Characterisation of Nav1.7 channels in SFN patients, listed in Table 3, showed that they would cause hyperexcitability [43, 62]; however, it is not clear how this leads to a small fibre neuropathy and why it is of late onset. Nav1.7 channel mutations linked to SFN are not localised to a particular region within the channel but many are clustered in the first intracellular loop between domains I and II, Fig. 3. Recently a clinical trial has found lacosamide to be efficacious in reducing pain and well-being of SFN patients with SCN9A mutations [27]; however, the effect was linked to subset of SCN9A mutations [74].

Table 3 Mutations that cause SCN9A-linked SFN in order of their publication
Fig. 3
figure 3

Topological representation of SCN9A mutations that cause heritable SFN. Most mutations associated with SFN are found clustered around L1. Structures are not drawn to scale

Role of Nav1.7 in epilepsies

Although the expression of Nav1.7 in the human brain is poorly characterised, there is emerging evidence that Nav1.7 plays some role in modulating excitability in the brain. It is known that CIP patients suffer from the loss of the sense of smell due to expression of Nav1.7 in the olfactory epithelia [135] and a patient with the PEM mutation N1245S displayed high olfactory sensitivity [54]. However, CIP patients are not reported to suffer from brain-related symptoms. Nonetheless, several papers have recently reported mutations in SCN9A in patients with various types of epilepsies, Table 4. These mutations are mostly localised to the DI-DII part of the channel, Fig. 4. The above suggests that while a loss of Nav1.7 function has no detrimental effect on the brain, altered or increased Nav1.7 function does. Therefore, further research is needed to provide insights onto the type of cells that express Nav1.7 (types of neurons? any in glia?) in the brain. Furthermore, knock-in models will help to explore how the mutations cause epilepsy rather than act as modifiers to changes in other genes (e.g. SCN1A, SCN2A and SCN3A). Finally, it is intriguing that a few mutations (e.g. Q10R) cause PEM in some patients, and epilepsy in others. This may suggest that variations in the functional expression of other genes or epigenetic changes influence the biological consequences of mutations in Nav1.7.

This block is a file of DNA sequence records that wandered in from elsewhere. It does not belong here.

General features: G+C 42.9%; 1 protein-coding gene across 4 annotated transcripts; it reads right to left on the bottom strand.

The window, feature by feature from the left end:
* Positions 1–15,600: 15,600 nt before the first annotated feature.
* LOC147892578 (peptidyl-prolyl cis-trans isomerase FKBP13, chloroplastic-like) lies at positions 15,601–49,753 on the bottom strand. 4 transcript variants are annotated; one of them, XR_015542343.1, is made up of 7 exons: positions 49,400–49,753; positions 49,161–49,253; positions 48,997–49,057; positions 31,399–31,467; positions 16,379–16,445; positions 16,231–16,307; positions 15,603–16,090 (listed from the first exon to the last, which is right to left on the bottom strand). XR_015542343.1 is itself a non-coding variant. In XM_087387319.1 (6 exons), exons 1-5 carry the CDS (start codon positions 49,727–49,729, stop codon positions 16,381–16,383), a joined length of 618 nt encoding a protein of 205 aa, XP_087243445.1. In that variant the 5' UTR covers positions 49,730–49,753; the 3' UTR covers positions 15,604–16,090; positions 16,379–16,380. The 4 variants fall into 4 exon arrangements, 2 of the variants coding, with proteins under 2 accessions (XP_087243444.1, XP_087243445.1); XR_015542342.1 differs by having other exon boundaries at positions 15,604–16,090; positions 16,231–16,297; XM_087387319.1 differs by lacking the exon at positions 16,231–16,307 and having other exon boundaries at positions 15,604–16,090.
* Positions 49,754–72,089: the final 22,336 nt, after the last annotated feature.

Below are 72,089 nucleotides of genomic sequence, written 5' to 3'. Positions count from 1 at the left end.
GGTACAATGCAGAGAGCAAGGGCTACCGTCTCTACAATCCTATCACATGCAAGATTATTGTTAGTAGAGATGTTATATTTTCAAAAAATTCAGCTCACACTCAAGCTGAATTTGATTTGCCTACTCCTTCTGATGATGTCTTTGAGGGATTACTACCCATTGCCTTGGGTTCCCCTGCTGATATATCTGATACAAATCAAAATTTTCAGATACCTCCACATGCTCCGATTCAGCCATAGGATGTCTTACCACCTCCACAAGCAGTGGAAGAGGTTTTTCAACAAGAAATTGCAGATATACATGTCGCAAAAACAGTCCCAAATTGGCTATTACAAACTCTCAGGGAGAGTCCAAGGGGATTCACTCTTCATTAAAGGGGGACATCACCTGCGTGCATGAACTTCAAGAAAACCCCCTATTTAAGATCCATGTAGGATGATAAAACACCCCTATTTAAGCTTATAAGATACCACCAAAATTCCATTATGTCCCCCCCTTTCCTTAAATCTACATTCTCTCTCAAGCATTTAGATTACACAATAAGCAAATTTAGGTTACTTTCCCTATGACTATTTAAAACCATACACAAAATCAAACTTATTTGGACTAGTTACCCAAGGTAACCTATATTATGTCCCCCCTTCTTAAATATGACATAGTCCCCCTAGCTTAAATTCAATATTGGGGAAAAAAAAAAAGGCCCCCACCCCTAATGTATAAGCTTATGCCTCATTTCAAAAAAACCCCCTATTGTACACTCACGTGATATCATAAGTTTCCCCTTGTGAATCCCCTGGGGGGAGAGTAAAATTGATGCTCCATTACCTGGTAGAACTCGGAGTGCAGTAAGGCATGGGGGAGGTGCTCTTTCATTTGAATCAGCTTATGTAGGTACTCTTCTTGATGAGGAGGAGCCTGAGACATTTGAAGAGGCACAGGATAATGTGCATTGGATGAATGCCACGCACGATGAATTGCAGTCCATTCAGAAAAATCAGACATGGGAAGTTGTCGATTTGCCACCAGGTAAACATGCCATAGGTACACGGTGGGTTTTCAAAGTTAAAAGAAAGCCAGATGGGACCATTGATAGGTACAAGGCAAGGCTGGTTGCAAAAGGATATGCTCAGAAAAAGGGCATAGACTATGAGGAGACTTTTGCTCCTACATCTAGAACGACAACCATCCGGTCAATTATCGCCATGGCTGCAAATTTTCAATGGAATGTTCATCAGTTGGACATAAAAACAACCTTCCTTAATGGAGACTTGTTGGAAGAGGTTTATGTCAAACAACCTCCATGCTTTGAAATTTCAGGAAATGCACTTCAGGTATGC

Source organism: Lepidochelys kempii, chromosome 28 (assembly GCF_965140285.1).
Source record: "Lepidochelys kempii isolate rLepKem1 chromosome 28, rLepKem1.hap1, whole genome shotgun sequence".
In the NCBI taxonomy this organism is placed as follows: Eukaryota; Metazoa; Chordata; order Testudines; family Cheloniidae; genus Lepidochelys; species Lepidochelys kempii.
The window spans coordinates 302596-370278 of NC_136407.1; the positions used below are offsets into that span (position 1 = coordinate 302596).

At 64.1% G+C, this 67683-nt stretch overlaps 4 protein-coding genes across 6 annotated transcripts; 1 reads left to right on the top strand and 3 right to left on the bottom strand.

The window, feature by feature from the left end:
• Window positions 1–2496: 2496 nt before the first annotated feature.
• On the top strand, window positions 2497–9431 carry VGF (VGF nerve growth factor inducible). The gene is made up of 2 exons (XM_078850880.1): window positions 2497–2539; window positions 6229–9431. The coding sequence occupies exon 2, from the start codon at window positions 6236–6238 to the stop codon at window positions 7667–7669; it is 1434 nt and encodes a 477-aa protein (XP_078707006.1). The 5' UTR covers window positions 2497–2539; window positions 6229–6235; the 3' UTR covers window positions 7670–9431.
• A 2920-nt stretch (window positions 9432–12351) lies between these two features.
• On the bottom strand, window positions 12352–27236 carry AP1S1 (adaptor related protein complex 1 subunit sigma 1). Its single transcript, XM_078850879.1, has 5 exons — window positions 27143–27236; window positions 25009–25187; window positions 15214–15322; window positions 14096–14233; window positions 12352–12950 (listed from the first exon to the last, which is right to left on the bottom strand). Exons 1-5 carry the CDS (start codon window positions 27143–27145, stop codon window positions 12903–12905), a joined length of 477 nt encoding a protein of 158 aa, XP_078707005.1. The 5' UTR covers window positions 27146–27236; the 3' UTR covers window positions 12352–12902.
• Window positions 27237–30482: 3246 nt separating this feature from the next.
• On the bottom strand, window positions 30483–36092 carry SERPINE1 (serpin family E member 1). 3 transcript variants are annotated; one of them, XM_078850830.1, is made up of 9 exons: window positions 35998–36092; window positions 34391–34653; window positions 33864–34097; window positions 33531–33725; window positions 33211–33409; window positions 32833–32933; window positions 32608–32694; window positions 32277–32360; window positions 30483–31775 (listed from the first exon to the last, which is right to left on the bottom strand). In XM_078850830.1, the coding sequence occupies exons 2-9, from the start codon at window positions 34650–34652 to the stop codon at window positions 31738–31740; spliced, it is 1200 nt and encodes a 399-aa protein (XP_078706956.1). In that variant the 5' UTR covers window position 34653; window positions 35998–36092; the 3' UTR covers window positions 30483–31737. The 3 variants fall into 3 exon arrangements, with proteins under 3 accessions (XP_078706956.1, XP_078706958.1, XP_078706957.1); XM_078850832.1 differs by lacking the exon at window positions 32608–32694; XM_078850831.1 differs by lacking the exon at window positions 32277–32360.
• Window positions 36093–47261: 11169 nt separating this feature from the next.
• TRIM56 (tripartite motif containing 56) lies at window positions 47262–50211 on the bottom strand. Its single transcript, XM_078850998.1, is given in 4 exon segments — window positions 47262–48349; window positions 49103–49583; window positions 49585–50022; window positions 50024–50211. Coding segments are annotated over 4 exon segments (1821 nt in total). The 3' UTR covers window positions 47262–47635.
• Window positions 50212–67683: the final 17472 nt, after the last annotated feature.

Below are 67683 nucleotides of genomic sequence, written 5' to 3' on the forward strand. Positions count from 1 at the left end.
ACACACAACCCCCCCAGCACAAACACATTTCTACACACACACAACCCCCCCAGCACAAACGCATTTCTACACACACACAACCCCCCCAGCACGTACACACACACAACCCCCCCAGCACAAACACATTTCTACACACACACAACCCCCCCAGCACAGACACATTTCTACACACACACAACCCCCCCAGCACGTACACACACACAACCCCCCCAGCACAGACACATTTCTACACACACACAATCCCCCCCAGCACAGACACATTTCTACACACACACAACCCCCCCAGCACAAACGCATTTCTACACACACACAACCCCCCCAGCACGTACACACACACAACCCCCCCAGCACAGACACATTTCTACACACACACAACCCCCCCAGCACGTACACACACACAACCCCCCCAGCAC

Table 4 Mutations that cause epilepsies in order of their publication
Fig. 4
figure 4

Topological representation of SCN9A mutations that are linked to epilepsies

Complete insensitivity to pain